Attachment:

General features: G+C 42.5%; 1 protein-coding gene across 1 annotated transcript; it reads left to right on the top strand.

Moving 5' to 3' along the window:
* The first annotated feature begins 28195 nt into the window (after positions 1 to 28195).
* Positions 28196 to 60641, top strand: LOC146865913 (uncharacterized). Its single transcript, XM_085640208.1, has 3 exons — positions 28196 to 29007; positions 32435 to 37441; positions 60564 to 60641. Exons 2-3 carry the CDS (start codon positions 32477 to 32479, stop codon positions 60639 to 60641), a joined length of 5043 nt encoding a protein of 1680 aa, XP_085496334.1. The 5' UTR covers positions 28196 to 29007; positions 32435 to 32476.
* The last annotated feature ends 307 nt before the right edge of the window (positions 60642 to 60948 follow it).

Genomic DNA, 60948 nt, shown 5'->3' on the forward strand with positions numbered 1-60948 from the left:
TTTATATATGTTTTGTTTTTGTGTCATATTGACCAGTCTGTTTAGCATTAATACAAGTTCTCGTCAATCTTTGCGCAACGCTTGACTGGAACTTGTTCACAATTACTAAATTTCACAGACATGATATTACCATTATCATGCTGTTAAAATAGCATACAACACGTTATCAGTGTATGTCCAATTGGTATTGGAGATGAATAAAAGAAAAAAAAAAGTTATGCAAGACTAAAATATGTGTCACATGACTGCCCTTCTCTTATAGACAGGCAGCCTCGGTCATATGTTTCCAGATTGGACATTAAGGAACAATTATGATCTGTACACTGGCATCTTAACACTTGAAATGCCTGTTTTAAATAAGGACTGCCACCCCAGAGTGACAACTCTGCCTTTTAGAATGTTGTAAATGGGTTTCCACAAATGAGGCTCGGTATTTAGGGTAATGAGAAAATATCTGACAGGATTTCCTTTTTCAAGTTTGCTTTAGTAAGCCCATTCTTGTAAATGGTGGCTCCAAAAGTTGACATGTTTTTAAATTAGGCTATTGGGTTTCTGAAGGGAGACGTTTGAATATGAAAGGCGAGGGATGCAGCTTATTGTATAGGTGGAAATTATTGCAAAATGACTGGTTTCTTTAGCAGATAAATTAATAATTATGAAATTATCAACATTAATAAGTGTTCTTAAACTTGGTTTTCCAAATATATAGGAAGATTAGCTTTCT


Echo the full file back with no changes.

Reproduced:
General features: G+C 42.5%; 1 protein-coding gene across 1 annotated transcript; it reads left to right on the top strand.

Moving 5' to 3' along the window:
* The first annotated feature begins 28195 nt into the window (after positions 1 to 28195).
* Positions 28196 to 60641, top strand: LOC146865913 (uncharacterized). Its single transcript, XM_085640208.1, has 3 exons — positions 28196 to 29007; positions 32435 to 37441; positions 60564 to 60641. Exons 2-3 carry the CDS (start codon positions 32477 to 32479, stop codon positions 60639 to 60641), a joined length of 5043 nt encoding a protein of 1680 aa, XP_085496334.1. The 5' UTR covers positions 28196 to 29007; positions 32435 to 32476.
* The last annotated feature ends 307 nt before the right edge of the window (positions 60642 to 60948 follow it).

Genomic DNA, 60948 nt, shown 5'->3' on the forward strand with positions numbered 1-60948 from the left:
TTTATATATGTTTTGTTTTTGTGTCATATTGACCAGTCTGTTTAGCATTAATACAAGTTCTCGTCAATCTTTGCGCAACGCTTGACTGGAACTTGTTCACAATTACTAAATTTCACAGACATGATATTACCATTATCATGCTGTTAAAATAGCATACAACACGTTATCAGTGTATGTCCAATTGGTATTGGAGATGAATAAAAGAAAAAAAAAAGTTATGCAAGACTAAAATATGTGTCACATGACTGCCCTTCTCTTATAGACAGGCAGCCTCGGTCATATGTTTCCAGATTGGACATTAAGGAACAATTATGATCTGTACACTGGCATCTTAACACTTGAAATGCCTGTTTTAAATAAGGACTGCCACCCCAGAGTGACAACTCTGCCTTTTAGAATGTTGTAAATGGGTTTCCACAAATGAGGCTCGGTATTTAGGGTAATGAGAAAATATCTGACAGGATTTCCTTTTTCAAGTTTGCTTTAGTAAGCCCATTCTTGTAAATGGTGGCTCCAAAAGTTGACATGTTTTTAAATTAGGCTATTGGGTTTCTGAAGGGAGACGTTTGAATATGAAAGGCGAGGGATGCAGCTTATTGTATAGGTGGAAATTATTGCAAAATGACTGGTTTCTTTAGCAGATAAATTAATAATTATGAAATTATCAACATTAATAAGTGTTCTTAAACTTGGTTTTCCAAATATATAGGAAGATTAGCTTTCT